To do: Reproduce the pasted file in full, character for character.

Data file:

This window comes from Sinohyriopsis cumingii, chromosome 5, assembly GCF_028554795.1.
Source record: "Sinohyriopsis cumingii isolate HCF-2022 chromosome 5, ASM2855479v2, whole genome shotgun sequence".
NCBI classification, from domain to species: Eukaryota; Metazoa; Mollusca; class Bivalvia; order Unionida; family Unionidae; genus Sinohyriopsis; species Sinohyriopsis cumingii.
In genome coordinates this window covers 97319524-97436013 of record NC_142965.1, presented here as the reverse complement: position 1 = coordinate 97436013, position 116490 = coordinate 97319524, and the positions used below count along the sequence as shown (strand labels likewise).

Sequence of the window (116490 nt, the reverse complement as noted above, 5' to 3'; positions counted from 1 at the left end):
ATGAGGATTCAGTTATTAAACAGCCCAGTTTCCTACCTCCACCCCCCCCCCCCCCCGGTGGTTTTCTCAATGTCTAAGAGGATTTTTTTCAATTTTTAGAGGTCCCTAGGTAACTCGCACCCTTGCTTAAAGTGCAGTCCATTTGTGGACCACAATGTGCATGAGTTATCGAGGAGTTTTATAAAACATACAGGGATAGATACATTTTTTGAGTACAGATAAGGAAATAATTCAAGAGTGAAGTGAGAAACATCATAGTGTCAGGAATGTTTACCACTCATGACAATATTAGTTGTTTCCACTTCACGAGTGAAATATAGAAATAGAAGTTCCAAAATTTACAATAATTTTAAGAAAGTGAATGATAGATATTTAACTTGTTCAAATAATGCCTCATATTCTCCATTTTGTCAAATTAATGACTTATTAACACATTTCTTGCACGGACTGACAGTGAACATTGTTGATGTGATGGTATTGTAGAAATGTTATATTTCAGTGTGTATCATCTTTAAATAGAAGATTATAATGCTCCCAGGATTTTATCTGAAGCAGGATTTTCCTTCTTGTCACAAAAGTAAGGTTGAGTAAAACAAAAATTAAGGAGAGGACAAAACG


This window comes from Sinohyriopsis cumingii, chromosome 5, assembly GCF_028554795.1.
Source record: "Sinohyriopsis cumingii isolate HCF-2022 chromosome 5, ASM2855479v2, whole genome shotgun sequence".
NCBI classification, from domain to species: Eukaryota; Metazoa; Mollusca; class Bivalvia; order Unionida; family Unionidae; genus Sinohyriopsis; species Sinohyriopsis cumingii.
In genome coordinates this window covers 97319524-97436013 of record NC_142965.1, presented here as the reverse complement: position 1 = coordinate 97436013, position 116490 = coordinate 97319524, and the positions used below count along the sequence as shown (strand labels likewise).

Sequence of the window (116490 nt, the reverse complement as noted above, 5' to 3'; positions counted from 1 at the left end):
ATGAGGATTCAGTTATTAAACAGCCCAGTTTCCTACCTCCACCCCCCCCCCCCCCCGGTGGTTTTCTCAATGTCTAAGAGGATTTTTTTCAATTTTTAGAGGTCCCTAGGTAACTCGCACCCTTGCTTAAAGTGCAGTCCATTTGTGGACCACAATGTGCATGAGTTATCGAGGAGTTTTATAAAACATACAGGGATAGATACATTTTTTGAGTACAGATAAGGAAATAATTCAAGAGTGAAGTGAGAAACATCATAGTGTCAGGAATGTTTACCACTCATGACAATATTAGTTGTTTCCACTTCACGAGTGAAATATAGAAATAGAAGTTCCAAAATTTACAATAATTTTAAGAAAGTGAATGATAGATATTTAACTTGTTCAAATAATGCCTCATATTCTCCATTTTGTCAAATTAATGACTTATTAACACATTTCTTGCACGGACTGACAGTGAACATTGTTGATGTGATGGTATTGTAGAAATGTTATATTTCAGTGTGTATCATCTTTAAATAGAAGATTATAATGCTCCCAGGATTTTATCTGAAGCAGGATTTTCCTTCTTGTCACAAAAGTAAGGTTGAGTAAAACAAAAATTAAGGAGAGGACAAAACG